Change in collaboration across all actors:

- from a chain to a network

Within the current building supply chain a fairly good collaboration already exists between product manufacturers, architects, energineering firms and building contractors. In the design and construction stages a lot of technical and financial product and building information is exchanged between these actors – though often only in one direction. However, once the building is erected and passed over from one owner or user to another, building and product data often gets lost and old partnerships are forgotten, leaving new building owners/users, facility managers and demolition contractors with limited information on how to properly operate and refurbish the building and repurpose building components and materials.

Circular economy within the built environment requires strong interaction between all main stakeholders within the design, construction, use, refurbish and repurposing phases.

For example, a facility manager (if present) should keep track of all changes within the building (from repair works, to retrofits and transformation actions) and provide this information to new owners and users. Demolition and deconstruction contractors can use this information to find potential candidates willing to recover building components and materials for other useful applications.

It is fair to say that a circular and reversible built environment can only be supported by a highly interconnected value network. Because of the magnitude of information and variety of stakeholders within the building value network, a digital way of collecting, handling and exchanging data seems indispensable.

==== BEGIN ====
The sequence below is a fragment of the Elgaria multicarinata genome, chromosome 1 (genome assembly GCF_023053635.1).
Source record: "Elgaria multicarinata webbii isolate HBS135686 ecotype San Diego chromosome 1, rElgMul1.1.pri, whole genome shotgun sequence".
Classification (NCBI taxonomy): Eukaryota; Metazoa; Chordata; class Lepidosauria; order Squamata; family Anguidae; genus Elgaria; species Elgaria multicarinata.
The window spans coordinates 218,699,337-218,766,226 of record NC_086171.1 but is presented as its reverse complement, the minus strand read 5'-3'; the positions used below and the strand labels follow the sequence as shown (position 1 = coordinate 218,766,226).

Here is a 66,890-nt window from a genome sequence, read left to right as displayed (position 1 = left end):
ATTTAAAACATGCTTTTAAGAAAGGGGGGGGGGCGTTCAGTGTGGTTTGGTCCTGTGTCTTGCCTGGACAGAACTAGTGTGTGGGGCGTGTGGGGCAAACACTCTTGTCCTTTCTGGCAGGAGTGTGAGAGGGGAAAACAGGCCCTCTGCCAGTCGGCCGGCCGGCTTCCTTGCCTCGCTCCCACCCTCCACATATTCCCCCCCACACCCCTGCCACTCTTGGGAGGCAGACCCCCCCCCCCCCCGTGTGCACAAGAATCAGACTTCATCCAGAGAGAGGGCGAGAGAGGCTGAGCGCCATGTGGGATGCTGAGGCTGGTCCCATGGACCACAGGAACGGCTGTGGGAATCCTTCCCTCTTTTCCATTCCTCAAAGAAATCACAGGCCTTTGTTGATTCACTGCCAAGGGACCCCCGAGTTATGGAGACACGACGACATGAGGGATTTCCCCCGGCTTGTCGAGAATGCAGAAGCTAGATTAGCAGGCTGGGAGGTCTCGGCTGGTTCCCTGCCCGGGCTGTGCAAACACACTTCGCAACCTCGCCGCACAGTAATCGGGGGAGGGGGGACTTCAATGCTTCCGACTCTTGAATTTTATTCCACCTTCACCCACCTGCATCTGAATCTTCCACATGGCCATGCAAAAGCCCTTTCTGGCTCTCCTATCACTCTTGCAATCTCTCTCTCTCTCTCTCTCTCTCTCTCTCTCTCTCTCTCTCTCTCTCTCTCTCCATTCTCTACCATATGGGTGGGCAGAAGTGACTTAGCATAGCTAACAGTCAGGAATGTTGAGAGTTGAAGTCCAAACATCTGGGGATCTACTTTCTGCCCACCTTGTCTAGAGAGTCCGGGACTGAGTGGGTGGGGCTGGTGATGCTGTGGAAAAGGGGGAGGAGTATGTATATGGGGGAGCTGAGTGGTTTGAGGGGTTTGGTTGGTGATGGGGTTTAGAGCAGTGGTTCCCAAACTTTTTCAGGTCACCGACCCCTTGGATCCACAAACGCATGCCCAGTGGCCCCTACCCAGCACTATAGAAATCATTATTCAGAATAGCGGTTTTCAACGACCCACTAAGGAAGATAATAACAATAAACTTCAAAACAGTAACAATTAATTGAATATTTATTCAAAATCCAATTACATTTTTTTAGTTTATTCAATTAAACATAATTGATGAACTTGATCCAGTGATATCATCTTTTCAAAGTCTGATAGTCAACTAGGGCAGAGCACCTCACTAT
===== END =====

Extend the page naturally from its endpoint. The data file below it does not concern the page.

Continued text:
What is the reward on the long term?

  • Towards digital ‘storage’ and ‘exchange’ of building information (now, past and potential future scenarios) of a changing building stock, instead of information that is lost over time or gets lost throughout the value chain. Building Information Management (BIM), i.e. the process of designing, constructing and operating a building with the use of electronic object-orientated information or building information models, will play an important role in this. Through BIM, actors within the value network of the building will anticipate both easy-to-plan and unpredictable changes, through the exchange of shared 3D models and the intelligent, structured data attached to them.
  • Towards cognitive buildings, in which the building performance is constantly monitored and optimized, taking into account user behaviour and functional changes within the building. In most current buildings performance aspects such as energy and water consumption, operational waste and indoor air emissions are rarely or not monitored on a regular basis. Furthermore, the real performance is usually not in line with calculations and estimations within the design stage. A major reason is the lack of insights in operational activities and real user behavior. Buildings that are linked to Internet of Things (IoT) devices and a machine learning system will have the ability (1) to provide insights, (2) to learn and interact naturally with humans, and (3) to act and deploy changes to building operations. (IBM Global Business Services, 2016)[1]
  • Towards traceable information on the history and current use of building components and materials, in order to stimulate reuse and recycling. Today, reuse of building components and high-value recycling of building materials is still limited due to a lack of information on the original product design, the composition and how it was used during its previous service life(s). However, keeping this kind of information available for future stakeholders will create trust within the value network and increase repurposing options.